Let’s face it. Up to now vendors have had the home-court advantage. After all, their job is to sell you services — and they do it every day. You may be many things, but chances are you’re not a professional buyer. In the back-and-forth with vendors you’ve probably lost a few rounds.
These days, however, the ball is back in your court. With the economy in low gear, many vendors are eager to relax the hard sell and play nice. Despite corporate downsizing, companies are paying on average 10 percent less for the same vendor services, according to Howard Lackow, senior vice president of the Outsourcing Institute, a professional organization and consulting firm based in Jericho, N.Y. Especially in areas where human resources are involved –such as systems integration and application development– it’s not uncommon to negotiate deals for 20 percent off their price before the downturn.
The advantage may have shifted to your side of the court, but that doesn’t mean you should smash every serve into oblivion. After all, you still have to collaborate if you want your project to run smoothly, and you don’t want to create an adversarial relationship from the get-go.
A little savvy can help polish your volley when it comes to negotiating with vendors. Knowledge of fundamentals –and a straight face– is the hallmark of an ace.
- 1. Know the market. The only way to settle on fair price and service quality targets is to understand the market for that particular service. If the market constricts, your leverage goes up. If you don’t understand the market, hire a reputable, experienced consultant –you’ll save money in the long run.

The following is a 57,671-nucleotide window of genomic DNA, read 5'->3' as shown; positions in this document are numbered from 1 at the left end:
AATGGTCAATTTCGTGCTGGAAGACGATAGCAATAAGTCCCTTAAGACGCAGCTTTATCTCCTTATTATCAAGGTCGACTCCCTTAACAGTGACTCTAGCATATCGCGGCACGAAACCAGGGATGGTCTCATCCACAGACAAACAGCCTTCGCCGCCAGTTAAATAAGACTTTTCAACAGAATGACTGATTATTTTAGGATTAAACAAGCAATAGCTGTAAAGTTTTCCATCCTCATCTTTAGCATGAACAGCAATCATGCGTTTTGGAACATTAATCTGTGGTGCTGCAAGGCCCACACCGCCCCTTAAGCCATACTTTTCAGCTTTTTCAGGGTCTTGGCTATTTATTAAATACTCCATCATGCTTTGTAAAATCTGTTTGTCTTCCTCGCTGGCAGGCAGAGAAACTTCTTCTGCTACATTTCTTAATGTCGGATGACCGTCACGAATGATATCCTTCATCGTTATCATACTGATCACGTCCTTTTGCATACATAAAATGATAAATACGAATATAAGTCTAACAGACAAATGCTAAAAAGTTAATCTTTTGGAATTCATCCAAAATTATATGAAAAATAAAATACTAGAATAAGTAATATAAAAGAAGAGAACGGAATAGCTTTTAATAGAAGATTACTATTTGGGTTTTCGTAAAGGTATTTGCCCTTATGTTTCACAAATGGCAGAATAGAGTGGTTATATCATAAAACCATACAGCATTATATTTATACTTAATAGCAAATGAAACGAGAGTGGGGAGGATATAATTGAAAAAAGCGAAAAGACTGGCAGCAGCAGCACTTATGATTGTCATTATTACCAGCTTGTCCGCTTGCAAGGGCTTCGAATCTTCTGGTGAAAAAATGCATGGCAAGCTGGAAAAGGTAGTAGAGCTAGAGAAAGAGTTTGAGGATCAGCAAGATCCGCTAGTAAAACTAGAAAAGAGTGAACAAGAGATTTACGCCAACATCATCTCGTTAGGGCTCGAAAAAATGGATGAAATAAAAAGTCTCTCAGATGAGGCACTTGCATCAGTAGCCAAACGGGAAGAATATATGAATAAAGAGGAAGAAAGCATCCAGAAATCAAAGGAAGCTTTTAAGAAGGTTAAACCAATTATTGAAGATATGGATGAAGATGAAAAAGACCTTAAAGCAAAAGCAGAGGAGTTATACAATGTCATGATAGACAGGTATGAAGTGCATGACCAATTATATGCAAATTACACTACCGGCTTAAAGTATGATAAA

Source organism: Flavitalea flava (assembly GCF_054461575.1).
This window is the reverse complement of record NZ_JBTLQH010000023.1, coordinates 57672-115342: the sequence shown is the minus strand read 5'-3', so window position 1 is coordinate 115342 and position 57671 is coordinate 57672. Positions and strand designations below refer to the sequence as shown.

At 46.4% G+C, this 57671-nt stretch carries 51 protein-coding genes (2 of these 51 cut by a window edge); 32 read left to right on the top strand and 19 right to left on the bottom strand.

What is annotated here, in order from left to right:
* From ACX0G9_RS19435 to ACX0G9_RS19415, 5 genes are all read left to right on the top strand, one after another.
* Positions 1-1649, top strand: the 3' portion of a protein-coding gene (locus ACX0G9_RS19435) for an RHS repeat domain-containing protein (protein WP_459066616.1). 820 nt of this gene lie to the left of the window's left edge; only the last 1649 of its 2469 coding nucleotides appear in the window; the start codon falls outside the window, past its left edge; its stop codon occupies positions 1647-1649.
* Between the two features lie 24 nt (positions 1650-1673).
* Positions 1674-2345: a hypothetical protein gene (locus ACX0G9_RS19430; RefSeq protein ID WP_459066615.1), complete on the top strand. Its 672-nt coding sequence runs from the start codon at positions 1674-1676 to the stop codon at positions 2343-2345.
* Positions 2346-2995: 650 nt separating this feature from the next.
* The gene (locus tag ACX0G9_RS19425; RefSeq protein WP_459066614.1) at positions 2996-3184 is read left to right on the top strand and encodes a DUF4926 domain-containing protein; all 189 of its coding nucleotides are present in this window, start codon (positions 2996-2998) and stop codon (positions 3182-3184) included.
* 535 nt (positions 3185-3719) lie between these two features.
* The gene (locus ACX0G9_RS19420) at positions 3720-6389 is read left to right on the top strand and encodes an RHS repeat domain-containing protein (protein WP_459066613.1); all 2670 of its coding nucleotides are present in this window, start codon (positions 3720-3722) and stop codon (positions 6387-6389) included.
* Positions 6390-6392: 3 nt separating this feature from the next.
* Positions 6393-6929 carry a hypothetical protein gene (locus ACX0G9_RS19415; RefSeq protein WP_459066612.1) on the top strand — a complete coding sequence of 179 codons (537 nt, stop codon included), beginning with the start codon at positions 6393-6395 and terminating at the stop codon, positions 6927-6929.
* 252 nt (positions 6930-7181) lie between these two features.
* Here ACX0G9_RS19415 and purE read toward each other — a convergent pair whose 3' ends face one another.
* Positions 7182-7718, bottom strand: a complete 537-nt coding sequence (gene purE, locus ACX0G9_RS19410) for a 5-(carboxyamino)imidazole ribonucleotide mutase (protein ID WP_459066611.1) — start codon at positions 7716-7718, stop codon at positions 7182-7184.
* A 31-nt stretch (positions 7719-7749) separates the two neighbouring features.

- 2. Ask for competitive bids. In addition to getting your purchasing department on board, a request for proposal (RFP) is the only way to ascertain the current market price — and play off two competing vendors. While you don’t have to reveal prices, you can suggest that one is high in a given area and may want to sharpen his pencil.
- 3. Know your target price. In many cases, the best way to compare vendors –and to get the most for your money– is to use a unit-price model in your negotiations, says Jim Pearse, an executive consultant specializing in sourcing issues with Compass America in Oak Brook, Ill. For example, if your internal Help Desk cost is $24.50 per call, and top-performing Help Desks handle a call for $15.50, you should expect the vendor to aim for the best price of $15.50, a 35 percent improvement. “Of course if your initial cost is $24.50, you can’t expect a 35 percent improvement overnight,” Pearse admits. “But the point is you shouldn’t just settle for a 15% improvement as an ultimate goal.”
By : Eva Marer